Ministry of Defense postpones two Henoko-related construction projects to focus on soft ground in Henoko Bay

Ministry of Defense postpones two Henoko-related construction projects to focus on soft ground in Henoko Bay

Construction progressing along the Henoko coast in Nago. December 8, 2019 near Camp Schwab (photograph taken by drone)

January 5, 2020 Ryukyu Shimpo

Tokyo – The Ministry of Defense (MoD) has decided to postpone two projects appropriated for 2019 related to the new base construction in Henoko, Nago City, such as the redirection of a waterway that runs through Camp Schwab.

This was done in order to prioritize the necessary improvement of the soft ground that will serve as the foundation of the new base.

The budget for the postponed projects (approximately 16 billion yen) will instead be put towards land acquisition on Mageshima (Nishinoomote City) in Kagoshima prefecture, one of the candidate sites for relocating the U.S. military’s field carrier landing practice (FCLP), which involves Navy aircraft landing on aircraft carriers.

Okinawa has indicated a policy of not consenting to the change in plans regarding the fortification of the soft ground in Henoko bay, and is unable to forecast when the two postponed projects will begin.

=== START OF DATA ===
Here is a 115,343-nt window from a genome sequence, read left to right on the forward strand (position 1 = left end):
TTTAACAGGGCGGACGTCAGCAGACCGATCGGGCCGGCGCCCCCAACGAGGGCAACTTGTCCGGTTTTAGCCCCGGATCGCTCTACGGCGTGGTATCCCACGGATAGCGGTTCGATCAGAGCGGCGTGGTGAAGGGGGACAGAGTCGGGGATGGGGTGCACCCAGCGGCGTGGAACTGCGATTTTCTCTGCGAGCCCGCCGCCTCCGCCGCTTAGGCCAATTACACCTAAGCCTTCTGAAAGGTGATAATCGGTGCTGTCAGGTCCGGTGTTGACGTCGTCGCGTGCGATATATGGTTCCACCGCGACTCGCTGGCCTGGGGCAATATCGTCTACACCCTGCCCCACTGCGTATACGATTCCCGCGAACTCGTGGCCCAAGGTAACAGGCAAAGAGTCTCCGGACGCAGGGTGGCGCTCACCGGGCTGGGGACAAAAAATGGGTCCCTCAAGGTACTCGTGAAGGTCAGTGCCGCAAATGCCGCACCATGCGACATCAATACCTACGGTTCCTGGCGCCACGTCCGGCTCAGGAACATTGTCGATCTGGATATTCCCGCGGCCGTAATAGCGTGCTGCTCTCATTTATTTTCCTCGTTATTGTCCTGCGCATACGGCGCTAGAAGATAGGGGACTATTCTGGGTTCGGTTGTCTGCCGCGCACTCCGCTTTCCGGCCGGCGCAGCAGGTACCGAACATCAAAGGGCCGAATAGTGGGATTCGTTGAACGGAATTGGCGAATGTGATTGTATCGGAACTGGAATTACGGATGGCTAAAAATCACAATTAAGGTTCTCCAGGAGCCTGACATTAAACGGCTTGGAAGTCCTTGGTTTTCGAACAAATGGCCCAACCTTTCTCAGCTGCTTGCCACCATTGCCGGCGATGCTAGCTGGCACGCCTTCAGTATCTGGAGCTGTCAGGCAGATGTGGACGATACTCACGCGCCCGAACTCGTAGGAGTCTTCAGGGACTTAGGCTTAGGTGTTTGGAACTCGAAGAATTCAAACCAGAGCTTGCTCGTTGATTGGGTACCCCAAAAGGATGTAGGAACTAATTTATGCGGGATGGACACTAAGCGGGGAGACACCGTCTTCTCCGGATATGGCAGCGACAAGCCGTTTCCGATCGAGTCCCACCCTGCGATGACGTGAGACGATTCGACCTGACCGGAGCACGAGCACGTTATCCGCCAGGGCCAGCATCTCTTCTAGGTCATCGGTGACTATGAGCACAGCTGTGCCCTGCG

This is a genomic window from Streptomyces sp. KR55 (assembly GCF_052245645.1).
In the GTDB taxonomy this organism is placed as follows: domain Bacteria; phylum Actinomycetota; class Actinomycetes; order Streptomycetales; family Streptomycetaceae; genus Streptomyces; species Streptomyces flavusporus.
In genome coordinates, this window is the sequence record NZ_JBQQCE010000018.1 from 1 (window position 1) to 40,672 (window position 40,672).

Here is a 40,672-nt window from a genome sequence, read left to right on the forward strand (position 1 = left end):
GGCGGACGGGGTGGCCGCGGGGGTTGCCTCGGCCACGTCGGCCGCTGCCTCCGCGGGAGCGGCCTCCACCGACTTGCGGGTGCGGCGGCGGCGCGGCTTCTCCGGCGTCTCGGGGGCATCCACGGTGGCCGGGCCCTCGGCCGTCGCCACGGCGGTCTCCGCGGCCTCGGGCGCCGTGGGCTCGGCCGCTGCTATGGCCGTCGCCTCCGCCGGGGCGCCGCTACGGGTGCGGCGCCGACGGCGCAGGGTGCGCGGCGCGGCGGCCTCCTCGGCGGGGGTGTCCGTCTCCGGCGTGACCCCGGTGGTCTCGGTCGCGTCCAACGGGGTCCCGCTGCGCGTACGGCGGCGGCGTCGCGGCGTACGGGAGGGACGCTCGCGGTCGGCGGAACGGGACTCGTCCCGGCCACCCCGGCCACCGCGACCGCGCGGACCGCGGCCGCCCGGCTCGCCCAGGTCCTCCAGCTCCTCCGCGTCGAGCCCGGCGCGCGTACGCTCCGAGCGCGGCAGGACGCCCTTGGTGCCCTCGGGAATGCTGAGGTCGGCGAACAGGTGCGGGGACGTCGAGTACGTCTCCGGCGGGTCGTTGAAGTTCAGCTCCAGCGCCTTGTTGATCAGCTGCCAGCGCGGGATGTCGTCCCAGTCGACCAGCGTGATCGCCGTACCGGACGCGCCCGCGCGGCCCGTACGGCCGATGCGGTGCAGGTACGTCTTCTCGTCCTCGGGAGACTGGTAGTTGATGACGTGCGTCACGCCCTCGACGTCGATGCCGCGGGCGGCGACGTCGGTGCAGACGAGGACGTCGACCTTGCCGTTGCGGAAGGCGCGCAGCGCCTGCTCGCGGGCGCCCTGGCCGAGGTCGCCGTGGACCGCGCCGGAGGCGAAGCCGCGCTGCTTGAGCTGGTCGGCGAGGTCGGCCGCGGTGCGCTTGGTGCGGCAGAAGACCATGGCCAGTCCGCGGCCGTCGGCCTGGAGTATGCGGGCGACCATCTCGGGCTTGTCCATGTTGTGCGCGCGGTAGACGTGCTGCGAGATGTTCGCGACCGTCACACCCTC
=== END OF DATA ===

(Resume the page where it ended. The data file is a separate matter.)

The two postponed projects are the redirection of Misya River, the mouth of which will be blocked by land reclamation, and the installation of a belt conveyer for carrying the sediment collected from Henoko Dam for land reclamation.

Both projects require the cooperation of Nago’s mayor, and the MoD had appropriated the relevant funds in hopes of earning the cooperation of Mayor Taketoyo Toguchi, who has shown sympathy towards the Henoko relocation.

The government planned the two projects on the Oura Bay side. However, it was forced to prioritize measures to improve the soft ground and postponed the execution of the related expenses of 12.5 billion yen included in the FY2019 budget.

A Ministry of Defense official said, “We have to obtain an approval from the prefectural government to revise the plan (necessary procedures for ground improvement).”

Meanwhile, in November, 2019 the Japanese government adopted an outline for a plan to use 16 billion yen to acquire the land on Mageshima, of which 99% is owned by development companies based in Tokyo.

Both the Henoko construction and Mageshima development are expenses related to the reorganization of the U.S. forces stationed in Japan, so the MoD figured they could re-appropriate the unused funds within this framework for the Mageshima land acquisition.

In December of 2019, over 60% of this land was converted into state-owned land.

However, the government originally proposed only 4.5 billion yen for the purchase of Mageshima, and there are many unclear aspects as to why the purchase price has tripled.

In the report issued by the cabinet in December, they did not clarify the basis for their new calculations, only stating that “There was the risk of impediments in the process of buying the land,” and pushed through with the land acquisition without first deliberating the budget in the Diet.

(English translation by T&CT and Sam Grieb)

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